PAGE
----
Through all the tours and travels, Aspen stands out for Chang not only as a place to make music, but to relax, recreate and even reminisce. Over the years, Chang has taken time in Aspen to ride horseback, hike and river raft; to the horror of her associates, she has even suggested she might like to paraglide this year.

“It’s like a home for me,” said Chang, who over the last few weeks graduated from both the Friends School in Philadelphia and the Juilliard School in New York. “There are people here I grew up with.

“And now to be playing with these people, and relaxing with these people, is so great.”

The atmosphere of which Chang speaks, echoed by countless musicians with deep ties to Aspen, has an impact on the music, according to Chang.

“One of the greatest things about playing here is, because you’re in such a beautiful environment, it affects the playing. You get on stage here and you feel comfortable. The main capital cities – Berlin, London, New York – they’re great, but they’re very official.” The joy of music Chang began playing piano at age 4, but was overwhelmed by the size of the instrument. From the start, she favored the violin, which she also began studying at 4.

Within a year, she was playing her first concerts around Philadelphia; by 9, she was performing regularly with major orchestras and conductors.

She says she has “no idea” where the musical gift comes from. Obviously, it helps to have musical parents, but her younger brother Michael, 11, is limited to “fooling around on the piano,” said Chang. One word of advice she has for would-be prodigies, however, is that the music must come from the child’s love of the instrument.

“Music making should be a joy,” said Chang. “If the artist doesn’t love what he’s doing, the audience senses that. The most important thing is that it must come from the child. The child must love it.”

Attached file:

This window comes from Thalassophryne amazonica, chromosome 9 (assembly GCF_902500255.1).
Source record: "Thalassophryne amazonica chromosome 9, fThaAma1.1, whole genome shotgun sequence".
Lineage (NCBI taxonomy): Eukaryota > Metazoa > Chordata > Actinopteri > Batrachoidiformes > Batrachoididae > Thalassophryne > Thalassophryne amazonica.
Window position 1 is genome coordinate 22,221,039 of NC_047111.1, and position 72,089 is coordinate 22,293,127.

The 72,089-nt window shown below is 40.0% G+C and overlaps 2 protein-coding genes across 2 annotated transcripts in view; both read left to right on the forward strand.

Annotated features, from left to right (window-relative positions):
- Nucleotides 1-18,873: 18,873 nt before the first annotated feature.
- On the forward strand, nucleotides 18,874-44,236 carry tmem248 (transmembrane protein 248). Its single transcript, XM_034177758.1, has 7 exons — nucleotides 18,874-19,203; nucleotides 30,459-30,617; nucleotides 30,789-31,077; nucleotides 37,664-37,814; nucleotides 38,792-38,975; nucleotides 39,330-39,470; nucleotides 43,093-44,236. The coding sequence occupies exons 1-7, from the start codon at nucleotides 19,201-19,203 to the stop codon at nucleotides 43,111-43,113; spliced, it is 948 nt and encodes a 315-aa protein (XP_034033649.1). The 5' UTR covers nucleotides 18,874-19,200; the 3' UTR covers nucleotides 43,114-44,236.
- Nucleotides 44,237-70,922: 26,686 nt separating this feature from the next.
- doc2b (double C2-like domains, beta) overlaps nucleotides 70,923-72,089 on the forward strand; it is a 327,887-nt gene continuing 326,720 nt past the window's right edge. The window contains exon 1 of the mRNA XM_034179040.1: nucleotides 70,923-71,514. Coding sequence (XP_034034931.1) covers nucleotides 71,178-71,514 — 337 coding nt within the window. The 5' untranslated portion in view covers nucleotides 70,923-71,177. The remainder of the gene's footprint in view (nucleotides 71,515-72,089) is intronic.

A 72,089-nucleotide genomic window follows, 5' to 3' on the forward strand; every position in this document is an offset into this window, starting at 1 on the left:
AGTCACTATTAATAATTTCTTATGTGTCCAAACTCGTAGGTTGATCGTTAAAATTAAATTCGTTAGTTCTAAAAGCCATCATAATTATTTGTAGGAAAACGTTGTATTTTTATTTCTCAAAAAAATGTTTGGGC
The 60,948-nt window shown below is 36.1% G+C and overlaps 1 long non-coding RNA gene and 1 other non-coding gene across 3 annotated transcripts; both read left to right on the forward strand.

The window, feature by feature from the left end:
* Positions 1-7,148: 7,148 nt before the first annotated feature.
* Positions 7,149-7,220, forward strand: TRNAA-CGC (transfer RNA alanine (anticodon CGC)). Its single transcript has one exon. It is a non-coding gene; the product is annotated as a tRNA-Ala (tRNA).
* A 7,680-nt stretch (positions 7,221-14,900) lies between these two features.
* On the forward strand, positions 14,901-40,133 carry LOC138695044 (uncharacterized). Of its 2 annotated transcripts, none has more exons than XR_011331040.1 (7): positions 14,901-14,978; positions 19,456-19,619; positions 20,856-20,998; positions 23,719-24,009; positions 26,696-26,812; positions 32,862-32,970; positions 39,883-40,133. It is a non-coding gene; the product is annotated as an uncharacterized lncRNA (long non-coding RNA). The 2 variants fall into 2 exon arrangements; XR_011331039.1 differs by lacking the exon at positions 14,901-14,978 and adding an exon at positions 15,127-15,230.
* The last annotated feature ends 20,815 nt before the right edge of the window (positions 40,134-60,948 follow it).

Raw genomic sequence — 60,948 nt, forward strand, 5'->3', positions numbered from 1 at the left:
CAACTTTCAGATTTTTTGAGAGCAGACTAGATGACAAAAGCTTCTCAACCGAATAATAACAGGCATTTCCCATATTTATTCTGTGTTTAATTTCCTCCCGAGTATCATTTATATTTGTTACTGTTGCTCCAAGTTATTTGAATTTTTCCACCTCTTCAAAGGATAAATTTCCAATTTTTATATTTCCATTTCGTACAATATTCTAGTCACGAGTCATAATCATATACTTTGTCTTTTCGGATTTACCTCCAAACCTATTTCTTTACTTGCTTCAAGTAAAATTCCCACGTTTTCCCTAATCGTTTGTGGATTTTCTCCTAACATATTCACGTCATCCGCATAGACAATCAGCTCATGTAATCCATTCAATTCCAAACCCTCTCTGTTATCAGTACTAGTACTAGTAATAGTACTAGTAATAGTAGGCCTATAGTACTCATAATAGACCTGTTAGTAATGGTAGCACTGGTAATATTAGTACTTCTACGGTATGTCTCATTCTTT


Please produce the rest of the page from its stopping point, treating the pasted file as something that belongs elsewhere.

Chang loves it. She loves the travel and the pace.

But if there is an aspect of the musician’s life she could do without, it is the business end. But even there, she knows it is a necessary evil, and she allows others to handle the business side as much as possible.

“When I started out, there were points I didn’t know about,” she said. “I thought it would all be music making, just play your heart out every night. I wish it was that way, but it’s not.”

There are things outside of music Chang would like to accomplish. She applied to colleges and has deferred her acceptance to one school; she is thinking of attending college in Europe, where schedules are more flexible. Chief among her topics of interest are literature and language.

And then there is the interest in simply growing up – of graduating from high school, of maturing, of seeing that she is no longer the kid of the classical music world.

“I’ve always been the youngest one,” said Chang. “On the concert scene, I’m still the youngest one. But it only just struck me that there are kids here [in Aspen] shorter than me. I’ve been waiting forever to say that.”

The Aspen Music Festival and School’s 50th anniversary season opens tonight and continues with daily events through Aug. 22. For tickets and program information, call 925-9042, or stop by the ticket office in the Gondola Building.

The Music Festival is inviting the public to a Community Picnic this Sunday on the lawn outside the Music Tent, just after the conclusion of the Aspen Festival Orchestra concert. The festivities will include food, birthday cake and the dedication of the David Karetsky Music Lawn.